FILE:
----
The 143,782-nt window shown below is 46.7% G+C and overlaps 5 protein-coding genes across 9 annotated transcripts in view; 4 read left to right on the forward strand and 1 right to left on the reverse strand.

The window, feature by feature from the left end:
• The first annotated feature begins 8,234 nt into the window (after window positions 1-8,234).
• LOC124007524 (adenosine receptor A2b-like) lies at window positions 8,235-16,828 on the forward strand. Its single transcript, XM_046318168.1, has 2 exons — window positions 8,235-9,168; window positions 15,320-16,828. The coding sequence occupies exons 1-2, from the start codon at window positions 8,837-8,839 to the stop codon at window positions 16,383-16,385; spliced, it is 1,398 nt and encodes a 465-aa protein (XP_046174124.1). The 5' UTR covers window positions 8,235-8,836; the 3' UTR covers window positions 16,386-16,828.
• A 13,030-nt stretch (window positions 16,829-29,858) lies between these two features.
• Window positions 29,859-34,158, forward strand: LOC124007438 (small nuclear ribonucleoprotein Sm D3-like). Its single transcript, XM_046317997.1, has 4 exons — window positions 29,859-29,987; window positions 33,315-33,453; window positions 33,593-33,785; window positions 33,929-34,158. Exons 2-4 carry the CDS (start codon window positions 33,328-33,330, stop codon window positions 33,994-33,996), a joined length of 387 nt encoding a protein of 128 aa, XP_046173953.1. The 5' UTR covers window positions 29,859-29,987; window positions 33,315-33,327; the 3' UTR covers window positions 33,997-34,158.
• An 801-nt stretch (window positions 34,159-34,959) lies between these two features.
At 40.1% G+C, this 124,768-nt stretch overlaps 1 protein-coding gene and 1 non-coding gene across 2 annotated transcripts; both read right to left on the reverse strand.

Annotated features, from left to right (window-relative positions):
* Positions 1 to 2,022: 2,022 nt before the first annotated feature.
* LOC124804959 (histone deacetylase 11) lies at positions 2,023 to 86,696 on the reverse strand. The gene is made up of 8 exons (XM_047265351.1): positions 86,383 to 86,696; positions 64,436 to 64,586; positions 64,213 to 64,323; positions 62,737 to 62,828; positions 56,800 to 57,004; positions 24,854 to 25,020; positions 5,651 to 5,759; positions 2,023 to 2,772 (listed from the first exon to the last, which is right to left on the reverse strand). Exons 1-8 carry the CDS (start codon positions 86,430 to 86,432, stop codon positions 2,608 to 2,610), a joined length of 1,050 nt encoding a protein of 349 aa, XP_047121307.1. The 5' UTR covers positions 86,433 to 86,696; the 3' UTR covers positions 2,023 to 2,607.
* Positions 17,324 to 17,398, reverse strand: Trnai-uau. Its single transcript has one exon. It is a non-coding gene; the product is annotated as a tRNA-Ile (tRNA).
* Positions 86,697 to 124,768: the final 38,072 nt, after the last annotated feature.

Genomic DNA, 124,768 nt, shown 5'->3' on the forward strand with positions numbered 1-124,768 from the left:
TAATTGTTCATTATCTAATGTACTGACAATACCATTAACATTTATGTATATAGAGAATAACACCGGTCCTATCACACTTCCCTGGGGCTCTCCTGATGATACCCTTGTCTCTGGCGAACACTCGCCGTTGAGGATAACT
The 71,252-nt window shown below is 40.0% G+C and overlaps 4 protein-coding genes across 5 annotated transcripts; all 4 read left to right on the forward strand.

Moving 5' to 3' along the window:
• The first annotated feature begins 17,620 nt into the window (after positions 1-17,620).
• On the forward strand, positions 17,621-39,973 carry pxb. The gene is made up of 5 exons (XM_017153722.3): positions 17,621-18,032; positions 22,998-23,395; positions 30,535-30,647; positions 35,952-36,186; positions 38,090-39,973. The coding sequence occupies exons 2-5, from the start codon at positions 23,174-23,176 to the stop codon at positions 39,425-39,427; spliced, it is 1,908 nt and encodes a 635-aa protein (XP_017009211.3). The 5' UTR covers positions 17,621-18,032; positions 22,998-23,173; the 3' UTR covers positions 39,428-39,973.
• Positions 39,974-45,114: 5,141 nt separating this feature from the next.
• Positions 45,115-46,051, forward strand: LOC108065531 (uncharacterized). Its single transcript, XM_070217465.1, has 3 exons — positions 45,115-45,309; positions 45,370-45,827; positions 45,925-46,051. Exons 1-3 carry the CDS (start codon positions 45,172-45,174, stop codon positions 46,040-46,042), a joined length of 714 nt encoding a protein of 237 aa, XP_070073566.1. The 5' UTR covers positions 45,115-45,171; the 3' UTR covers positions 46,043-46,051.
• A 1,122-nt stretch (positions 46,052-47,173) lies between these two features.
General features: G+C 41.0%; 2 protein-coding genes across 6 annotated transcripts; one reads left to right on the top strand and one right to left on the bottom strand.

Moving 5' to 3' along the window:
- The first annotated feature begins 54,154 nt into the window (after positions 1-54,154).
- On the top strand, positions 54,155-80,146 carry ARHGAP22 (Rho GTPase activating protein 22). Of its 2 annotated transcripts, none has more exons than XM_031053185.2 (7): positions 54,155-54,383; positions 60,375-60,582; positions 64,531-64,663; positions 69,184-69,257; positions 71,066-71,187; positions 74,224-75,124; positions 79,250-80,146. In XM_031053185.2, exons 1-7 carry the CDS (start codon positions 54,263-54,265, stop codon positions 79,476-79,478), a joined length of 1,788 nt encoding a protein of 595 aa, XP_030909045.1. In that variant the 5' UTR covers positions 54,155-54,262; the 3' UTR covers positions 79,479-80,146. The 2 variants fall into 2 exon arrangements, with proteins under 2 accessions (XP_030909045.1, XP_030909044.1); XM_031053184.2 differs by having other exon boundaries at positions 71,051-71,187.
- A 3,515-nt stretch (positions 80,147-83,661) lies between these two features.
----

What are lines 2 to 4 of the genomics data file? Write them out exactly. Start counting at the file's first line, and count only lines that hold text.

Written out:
The window, feature by feature from the left end:
• The first annotated feature begins 8,234 nt into the window (after window positions 1-8,234).
• LOC124007524 (adenosine receptor A2b-like) lies at window positions 8,235-16,828 on the forward strand. Its single transcript, XM_046318168.1, has 2 exons — window positions 8,235-9,168; window positions 15,320-16,828. The coding sequence occupies exons 1-2, from the start codon at window positions 8,837-8,839 to the stop codon at window positions 16,383-16,385; spliced, it is 1,398 nt and encodes a 465-aa protein (XP_046174124.1). The 5' UTR covers window positions 8,235-8,836; the 3' UTR covers window positions 16,386-16,828.